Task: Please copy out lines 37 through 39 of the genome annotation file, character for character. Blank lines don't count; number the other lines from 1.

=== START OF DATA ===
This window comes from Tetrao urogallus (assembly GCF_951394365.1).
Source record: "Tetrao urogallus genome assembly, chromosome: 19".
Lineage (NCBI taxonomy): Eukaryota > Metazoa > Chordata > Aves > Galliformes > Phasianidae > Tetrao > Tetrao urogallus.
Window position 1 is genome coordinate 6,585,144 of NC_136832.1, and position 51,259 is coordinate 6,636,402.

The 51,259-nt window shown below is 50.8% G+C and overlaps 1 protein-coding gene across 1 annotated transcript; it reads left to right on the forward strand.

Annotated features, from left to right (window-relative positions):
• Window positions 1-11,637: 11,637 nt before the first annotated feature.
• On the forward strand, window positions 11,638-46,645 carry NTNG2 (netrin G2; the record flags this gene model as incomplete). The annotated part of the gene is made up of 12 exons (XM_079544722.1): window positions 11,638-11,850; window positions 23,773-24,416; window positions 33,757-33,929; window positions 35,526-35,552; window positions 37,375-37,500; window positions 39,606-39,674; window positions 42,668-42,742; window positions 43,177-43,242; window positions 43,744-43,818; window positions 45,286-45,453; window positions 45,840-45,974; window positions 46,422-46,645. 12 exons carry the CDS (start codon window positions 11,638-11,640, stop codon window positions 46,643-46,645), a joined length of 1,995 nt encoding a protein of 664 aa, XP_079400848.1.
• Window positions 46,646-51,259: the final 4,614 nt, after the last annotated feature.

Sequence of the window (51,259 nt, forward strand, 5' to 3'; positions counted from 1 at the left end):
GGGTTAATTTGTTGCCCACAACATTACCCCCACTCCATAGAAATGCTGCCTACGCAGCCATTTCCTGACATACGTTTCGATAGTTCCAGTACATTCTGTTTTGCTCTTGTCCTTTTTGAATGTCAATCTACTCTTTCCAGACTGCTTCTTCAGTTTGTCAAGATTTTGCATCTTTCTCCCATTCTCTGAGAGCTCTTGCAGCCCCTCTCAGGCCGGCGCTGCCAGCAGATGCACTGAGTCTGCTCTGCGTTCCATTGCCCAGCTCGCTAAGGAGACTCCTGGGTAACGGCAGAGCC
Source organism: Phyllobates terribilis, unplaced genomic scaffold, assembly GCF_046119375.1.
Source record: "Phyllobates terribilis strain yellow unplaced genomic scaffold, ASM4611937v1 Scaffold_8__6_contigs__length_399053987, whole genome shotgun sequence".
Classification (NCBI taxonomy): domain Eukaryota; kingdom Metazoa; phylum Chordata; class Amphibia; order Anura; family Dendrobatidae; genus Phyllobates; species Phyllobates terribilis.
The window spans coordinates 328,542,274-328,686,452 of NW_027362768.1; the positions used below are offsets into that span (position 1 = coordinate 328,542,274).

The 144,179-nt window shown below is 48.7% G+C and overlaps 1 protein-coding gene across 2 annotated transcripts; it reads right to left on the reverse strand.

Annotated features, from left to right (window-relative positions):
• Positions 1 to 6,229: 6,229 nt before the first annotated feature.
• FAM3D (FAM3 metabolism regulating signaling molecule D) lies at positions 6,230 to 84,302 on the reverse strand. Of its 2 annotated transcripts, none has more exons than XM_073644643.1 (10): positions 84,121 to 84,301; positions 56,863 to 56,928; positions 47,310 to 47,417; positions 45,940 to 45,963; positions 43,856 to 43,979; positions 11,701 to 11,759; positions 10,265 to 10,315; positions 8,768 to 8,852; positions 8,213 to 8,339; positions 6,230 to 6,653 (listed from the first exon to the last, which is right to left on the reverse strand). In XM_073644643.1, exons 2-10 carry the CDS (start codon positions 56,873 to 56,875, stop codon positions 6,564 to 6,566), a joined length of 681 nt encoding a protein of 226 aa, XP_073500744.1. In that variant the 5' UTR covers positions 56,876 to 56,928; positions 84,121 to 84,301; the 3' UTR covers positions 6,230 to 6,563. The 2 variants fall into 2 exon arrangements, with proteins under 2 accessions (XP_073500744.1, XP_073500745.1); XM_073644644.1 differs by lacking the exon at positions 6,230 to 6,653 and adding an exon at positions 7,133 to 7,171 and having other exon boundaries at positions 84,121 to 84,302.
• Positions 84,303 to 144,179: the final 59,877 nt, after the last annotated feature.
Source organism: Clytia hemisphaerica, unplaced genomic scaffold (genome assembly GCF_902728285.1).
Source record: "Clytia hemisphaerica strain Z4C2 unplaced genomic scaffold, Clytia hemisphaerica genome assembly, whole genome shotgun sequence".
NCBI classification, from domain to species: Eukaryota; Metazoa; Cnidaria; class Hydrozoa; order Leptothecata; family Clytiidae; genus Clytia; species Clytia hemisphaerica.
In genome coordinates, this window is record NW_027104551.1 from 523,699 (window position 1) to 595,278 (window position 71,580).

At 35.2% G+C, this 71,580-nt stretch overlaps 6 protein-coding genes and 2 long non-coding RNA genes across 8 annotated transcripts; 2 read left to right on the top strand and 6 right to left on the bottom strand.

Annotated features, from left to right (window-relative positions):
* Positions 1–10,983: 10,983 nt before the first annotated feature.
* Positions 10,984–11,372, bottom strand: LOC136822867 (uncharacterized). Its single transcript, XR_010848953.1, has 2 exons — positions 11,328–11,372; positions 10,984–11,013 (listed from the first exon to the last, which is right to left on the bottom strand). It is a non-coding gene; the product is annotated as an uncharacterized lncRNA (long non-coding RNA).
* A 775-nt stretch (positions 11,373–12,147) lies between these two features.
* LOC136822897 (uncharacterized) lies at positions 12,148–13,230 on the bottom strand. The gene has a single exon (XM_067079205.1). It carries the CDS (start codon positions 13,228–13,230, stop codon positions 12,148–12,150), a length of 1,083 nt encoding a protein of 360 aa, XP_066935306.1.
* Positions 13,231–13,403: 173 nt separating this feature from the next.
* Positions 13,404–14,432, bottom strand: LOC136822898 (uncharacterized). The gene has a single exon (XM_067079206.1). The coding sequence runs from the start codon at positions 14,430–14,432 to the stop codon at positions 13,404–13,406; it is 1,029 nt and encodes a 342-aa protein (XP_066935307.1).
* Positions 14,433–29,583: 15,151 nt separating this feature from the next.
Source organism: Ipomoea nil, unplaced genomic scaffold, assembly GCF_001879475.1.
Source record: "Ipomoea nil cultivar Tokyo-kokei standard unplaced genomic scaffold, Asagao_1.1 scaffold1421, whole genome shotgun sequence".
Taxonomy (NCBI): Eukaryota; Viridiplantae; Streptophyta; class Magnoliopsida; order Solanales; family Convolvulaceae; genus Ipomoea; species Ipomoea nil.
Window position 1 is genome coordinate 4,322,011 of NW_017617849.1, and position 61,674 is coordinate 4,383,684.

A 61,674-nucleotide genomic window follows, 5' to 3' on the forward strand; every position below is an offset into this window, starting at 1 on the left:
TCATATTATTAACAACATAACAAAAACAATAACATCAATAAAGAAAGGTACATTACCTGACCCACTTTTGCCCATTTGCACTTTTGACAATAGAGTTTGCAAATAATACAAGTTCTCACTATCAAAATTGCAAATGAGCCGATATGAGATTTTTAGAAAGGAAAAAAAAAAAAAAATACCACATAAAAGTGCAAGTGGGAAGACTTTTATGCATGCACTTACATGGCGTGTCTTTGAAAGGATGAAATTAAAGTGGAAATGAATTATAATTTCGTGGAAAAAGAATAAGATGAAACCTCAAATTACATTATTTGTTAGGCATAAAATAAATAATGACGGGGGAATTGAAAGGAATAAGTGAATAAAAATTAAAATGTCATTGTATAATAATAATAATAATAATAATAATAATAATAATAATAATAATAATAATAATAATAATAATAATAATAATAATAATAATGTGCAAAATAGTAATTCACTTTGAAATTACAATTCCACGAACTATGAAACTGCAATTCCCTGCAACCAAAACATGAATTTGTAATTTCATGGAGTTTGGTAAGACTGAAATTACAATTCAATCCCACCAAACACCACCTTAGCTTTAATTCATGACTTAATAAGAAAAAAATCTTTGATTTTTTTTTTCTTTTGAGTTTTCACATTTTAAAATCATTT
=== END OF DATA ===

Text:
Window position 1 is genome coordinate 4,322,011 of NW_017617849.1, and position 61,674 is coordinate 4,383,684.

A 61,674-nucleotide genomic window follows, 5' to 3' on the forward strand; every position below is an offset into this window, starting at 1 on the left:
TCATATTATTAACAACATAACAAAAACAATAACATCAATAAAGAAAGGTACATTACCTGACCCACTTTTGCCCATTTGCACTTTTGACAATAGAGTTTGCAAATAATACAAGTTCTCACTATCAAAATTGCAAATGAGCCGATATGAGATTTTTAGAAAGGAAAAAAAAAAAAAAATACCACATAAAAGTGCAAGTGGGAAGACTTTTATGCATGCACTTACATGGCGTGTCTTTGAAAGGATGAAATTAAAGTGGAAATGAATTATAATTTCGTGGAAAAAGAATAAGATGAAACCTCAAATTACATTATTTGTTAGGCATAAAATAAATAATGACGGGGGAATTGAAAGGAATAAGTGAATAAAAATTAAAATGTCATTGTATAATAATAATAATAATAATAATAATAATAATAATAATAATAATAATAATAATAATAATAATAATAATAATAATAATAATGTGCAAAATAGTAATTCACTTTGAAATTACAATTCCACGAACTATGAAACTGCAATTCCCTGCAACCAAAACATGAATTTGTAATTTCATGGAGTTTGGTAAGACTGAAATTACAATTCAATCCCACCAAACACCACCTTAGCTTTAATTCATGACTTAATAAGAAAAAAATCTTTGATTTTTTTTTTCTTTTGAGTTTTCACATTTTAAAATCATTT